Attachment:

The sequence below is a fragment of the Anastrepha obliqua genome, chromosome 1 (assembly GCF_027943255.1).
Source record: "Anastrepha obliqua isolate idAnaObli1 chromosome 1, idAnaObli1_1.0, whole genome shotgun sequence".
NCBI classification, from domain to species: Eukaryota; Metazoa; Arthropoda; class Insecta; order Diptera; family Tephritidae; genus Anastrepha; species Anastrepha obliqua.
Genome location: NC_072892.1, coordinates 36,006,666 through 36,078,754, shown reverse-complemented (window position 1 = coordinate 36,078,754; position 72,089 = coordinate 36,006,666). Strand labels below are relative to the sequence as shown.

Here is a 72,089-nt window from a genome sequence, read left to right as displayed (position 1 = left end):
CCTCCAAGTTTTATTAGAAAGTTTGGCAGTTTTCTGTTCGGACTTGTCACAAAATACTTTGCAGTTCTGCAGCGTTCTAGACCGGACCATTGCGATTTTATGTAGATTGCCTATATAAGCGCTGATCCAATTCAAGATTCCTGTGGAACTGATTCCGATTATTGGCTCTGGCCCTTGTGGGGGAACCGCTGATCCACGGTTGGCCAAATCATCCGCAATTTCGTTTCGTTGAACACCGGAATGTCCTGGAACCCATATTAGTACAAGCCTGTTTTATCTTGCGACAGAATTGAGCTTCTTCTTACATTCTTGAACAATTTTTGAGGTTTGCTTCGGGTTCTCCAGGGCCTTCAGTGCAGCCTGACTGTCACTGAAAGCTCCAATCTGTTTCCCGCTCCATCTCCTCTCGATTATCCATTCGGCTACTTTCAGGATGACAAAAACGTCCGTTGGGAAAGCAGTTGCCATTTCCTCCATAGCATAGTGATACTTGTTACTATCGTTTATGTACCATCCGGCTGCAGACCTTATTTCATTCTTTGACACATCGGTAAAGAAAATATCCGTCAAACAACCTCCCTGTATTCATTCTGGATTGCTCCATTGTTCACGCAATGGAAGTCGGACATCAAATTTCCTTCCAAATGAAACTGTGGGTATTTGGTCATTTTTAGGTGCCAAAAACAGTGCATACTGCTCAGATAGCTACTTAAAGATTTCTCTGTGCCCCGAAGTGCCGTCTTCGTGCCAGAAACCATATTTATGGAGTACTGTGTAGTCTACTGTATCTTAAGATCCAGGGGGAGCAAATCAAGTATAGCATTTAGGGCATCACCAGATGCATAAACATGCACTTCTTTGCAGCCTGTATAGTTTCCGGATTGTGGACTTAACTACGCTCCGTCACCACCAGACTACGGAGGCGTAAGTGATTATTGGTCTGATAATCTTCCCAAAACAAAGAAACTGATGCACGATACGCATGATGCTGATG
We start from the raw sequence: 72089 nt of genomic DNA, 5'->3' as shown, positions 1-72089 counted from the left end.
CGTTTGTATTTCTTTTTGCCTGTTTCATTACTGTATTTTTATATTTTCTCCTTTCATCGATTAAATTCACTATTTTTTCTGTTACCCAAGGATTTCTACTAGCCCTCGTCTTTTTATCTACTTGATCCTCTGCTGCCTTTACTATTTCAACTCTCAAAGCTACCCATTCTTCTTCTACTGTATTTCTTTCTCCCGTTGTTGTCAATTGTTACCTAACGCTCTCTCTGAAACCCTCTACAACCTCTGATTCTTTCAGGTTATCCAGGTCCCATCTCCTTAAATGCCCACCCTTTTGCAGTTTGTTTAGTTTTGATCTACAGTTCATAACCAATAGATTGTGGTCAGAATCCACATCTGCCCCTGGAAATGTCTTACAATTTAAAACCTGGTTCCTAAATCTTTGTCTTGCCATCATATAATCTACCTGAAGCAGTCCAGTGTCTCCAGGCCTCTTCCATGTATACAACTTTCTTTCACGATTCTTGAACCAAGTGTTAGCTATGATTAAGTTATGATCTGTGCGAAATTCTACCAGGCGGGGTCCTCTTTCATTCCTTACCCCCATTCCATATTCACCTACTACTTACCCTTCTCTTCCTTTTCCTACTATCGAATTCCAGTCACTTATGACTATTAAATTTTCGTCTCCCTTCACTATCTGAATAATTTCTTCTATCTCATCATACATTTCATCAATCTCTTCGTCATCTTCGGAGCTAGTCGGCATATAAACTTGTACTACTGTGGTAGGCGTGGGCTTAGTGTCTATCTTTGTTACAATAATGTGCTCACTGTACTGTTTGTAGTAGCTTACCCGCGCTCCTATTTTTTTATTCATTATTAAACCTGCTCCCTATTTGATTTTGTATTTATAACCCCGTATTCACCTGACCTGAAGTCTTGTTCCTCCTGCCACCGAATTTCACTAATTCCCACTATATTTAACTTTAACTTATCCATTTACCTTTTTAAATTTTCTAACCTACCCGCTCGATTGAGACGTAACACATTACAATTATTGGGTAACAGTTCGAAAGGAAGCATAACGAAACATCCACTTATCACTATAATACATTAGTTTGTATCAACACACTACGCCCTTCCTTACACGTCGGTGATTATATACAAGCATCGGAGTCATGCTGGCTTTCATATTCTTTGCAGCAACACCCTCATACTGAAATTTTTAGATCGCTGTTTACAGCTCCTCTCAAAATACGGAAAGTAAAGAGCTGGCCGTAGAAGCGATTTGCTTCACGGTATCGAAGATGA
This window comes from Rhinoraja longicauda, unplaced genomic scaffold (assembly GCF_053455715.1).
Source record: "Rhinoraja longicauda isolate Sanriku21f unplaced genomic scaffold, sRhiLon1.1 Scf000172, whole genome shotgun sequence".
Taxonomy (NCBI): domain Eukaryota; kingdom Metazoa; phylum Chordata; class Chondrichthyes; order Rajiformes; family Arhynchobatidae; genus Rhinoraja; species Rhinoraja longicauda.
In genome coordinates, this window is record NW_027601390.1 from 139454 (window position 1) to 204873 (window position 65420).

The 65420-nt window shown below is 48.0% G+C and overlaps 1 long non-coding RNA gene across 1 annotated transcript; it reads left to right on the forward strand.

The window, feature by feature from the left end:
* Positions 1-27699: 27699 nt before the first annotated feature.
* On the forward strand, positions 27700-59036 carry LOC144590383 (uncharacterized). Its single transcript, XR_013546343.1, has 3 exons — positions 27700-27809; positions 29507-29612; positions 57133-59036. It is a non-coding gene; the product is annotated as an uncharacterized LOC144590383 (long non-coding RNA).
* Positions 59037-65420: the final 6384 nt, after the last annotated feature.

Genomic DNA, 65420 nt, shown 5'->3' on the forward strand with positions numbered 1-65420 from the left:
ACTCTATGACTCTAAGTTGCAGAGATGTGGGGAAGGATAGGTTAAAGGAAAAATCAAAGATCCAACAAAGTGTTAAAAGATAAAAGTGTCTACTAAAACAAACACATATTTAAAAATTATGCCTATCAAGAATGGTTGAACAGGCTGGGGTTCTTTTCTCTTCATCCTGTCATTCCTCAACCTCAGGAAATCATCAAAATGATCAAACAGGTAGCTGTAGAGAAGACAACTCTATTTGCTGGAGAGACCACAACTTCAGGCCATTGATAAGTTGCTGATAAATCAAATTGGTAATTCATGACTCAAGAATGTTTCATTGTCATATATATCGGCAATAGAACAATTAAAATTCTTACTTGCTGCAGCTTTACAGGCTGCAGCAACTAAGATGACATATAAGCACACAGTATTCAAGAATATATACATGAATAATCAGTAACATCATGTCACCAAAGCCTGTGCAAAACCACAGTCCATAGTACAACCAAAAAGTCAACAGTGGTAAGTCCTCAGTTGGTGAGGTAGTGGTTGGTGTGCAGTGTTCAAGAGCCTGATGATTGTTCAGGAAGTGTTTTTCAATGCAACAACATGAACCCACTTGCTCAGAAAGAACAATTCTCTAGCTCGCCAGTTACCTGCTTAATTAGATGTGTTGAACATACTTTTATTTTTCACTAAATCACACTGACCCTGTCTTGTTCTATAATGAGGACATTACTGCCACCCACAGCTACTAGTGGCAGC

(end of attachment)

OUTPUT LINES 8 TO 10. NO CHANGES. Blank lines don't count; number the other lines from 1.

CGTTTGTATTTCTTTTTGCCTGTTTCATTACTGTATTTTTATATTTTCTCCTTTCATCGATTAAATTCACTATTTTTTCTGTTACCCAAGGATTTCTACTAGCCCTCGTCTTTTTATCTACTTGATCCTCTGCTGCCTTTACTATTTCAACTCTCAAAGCTACCCATTCTTCTTCTACTGTATTTCTTTCTCCCGTTGTTGTCAATTGTTACCTAACGCTCTCTCTGAAACCCTCTACAACCTCTGATTCTTTCAGGTTATCCAGGTCCCATCTCCTTAAATGCCCACCCTTTTGCAGTTTGTTTAGTTTTGATCTACAGTTCATAACCAATAGATTGTGGTCAGAATCCACATCTGCCCCTGGAAATGTCTTACAATTTAAAACCTGGTTCCTAAATCTTTGTCTTGCCATCATATAATCTACCTGAAGCAGTCCAGTGTCTCCAGGCCTCTTCCATGTATACAACTTTCTTTCACGATTCTTGAACCAAGTGTTAGCTATGATTAAGTTATGATCTGTGCGAAATTCTACCAGGCGGGGTCCTCTTTCATTCCTTACCCCCATTCCATATTCACCTACTACTTACCCTTCTCTTCCTTTTCCTACTATCGAATTCCAGTCACTTATGACTATTAAATTTTCGTCTCCCTTCACTATCTGAATAATTTCTTCTATCTCATCATACATTTCATCAATCTCTTCGTCATCTTCGGAGCTAGTCGGCATATAAACTTGTACTACTGTGGTAGGCGTGGGCTTAGTGTCTATCTTTGTTACAATAATGTGCTCACTGTACTGTTTGTAGTAGCTTACCCGCGCTCCTATTTTTTTATTCATTATTAAACCTGCTCCCTATTTGATTTTGTATTTATAACCCCGTATTCACCTGACCTGAAGTCTTGTTCCTCCTGCCACCGAATTTCACTAATTCCCACTATATTTAACTTTAACTTATCCATTTACCTTTTTAAATTTTCTAACCTACCCGCTCGATTGAGACGTAACACATTACAATTATTGGGTAACAGTTCGAAAGGAAGCATAACGAAACATCCACTTATCACTATAATACATTAGTTTGTATCAACACACTACGCCCTTCCTTACACGTCGGTGATTATATACAAGCATCGGAGTCATGCTGGCTTTCATATTCTTTGCAGCAACACCCTCATACTGAAATTTTTAGATCGCTGTTTACAGCTCCTCTCAAAATACGGAAAGTAAAGAGCTGGCCGTAGAAGCGATTTGCTTCACGGTATCGAAGATGA
This window comes from Rhinoraja longicauda, unplaced genomic scaffold (assembly GCF_053455715.1).
Source record: "Rhinoraja longicauda isolate Sanriku21f unplaced genomic scaffold, sRhiLon1.1 Scf000172, whole genome shotgun sequence".